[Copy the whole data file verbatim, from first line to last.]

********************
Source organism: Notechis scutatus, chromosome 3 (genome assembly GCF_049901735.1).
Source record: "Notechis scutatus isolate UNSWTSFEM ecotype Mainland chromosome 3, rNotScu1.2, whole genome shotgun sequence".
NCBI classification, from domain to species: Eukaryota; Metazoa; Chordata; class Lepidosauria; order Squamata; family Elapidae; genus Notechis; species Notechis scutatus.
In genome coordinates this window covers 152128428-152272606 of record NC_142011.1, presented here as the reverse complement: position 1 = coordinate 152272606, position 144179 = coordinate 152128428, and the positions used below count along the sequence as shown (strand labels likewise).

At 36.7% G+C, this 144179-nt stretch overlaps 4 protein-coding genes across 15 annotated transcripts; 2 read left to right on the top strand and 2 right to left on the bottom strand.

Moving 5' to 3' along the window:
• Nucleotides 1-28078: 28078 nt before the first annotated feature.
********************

Source organism: Notechis scutatus, chromosome 3 (genome assembly GCF_049901735.1).
Source record: "Notechis scutatus isolate UNSWTSFEM ecotype Mainland chromosome 3, rNotScu1.2, whole genome shotgun sequence".
NCBI classification, from domain to species: Eukaryota; Metazoa; Chordata; class Lepidosauria; order Squamata; family Elapidae; genus Notechis; species Notechis scutatus.
In genome coordinates this window covers 152128428-152272606 of record NC_142011.1, presented here as the reverse complement: position 1 = coordinate 152272606, position 144179 = coordinate 152128428, and the positions used below count along the sequence as shown (strand labels likewise).

At 36.7% G+C, this 144179-nt stretch overlaps 4 protein-coding genes across 15 annotated transcripts; 2 read left to right on the top strand and 2 right to left on the bottom strand.

Moving 5' to 3' along the window:
• Nucleotides 1-28078: 28078 nt before the first annotated feature.